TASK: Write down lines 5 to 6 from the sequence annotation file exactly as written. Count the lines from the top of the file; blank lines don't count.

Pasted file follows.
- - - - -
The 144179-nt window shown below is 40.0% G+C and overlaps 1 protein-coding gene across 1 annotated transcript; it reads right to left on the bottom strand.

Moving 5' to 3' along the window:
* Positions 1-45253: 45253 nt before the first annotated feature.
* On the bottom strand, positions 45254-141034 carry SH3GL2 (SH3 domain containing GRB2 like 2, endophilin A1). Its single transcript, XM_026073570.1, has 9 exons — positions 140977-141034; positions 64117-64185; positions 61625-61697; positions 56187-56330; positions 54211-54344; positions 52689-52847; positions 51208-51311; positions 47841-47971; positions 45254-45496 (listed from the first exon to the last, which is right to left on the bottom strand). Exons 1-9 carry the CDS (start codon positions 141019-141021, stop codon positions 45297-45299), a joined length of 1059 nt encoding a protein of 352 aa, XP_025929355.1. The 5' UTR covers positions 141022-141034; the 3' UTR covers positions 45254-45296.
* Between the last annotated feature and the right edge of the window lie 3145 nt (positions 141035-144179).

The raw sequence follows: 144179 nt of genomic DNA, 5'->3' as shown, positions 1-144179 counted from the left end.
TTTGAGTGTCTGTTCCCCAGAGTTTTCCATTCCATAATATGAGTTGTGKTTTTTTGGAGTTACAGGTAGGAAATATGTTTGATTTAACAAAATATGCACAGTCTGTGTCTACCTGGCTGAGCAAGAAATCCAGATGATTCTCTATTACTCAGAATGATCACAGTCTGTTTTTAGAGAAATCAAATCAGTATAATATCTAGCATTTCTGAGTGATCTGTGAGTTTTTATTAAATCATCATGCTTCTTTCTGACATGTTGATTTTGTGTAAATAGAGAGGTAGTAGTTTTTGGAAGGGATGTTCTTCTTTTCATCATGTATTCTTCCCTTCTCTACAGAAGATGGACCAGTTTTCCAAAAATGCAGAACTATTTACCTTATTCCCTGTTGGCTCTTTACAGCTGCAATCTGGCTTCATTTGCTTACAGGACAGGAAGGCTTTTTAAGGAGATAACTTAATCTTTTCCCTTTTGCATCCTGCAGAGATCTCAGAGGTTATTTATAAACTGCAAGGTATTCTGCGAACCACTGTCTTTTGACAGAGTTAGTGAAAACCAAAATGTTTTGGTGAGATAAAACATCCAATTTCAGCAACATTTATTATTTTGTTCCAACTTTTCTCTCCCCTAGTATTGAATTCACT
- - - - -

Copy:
* Between the last annotated feature and the right edge of the window lie 3145 nt (positions 141035-144179).

The raw sequence follows: 144179 nt of genomic DNA, 5'->3' as shown, positions 1-144179 counted from the left end.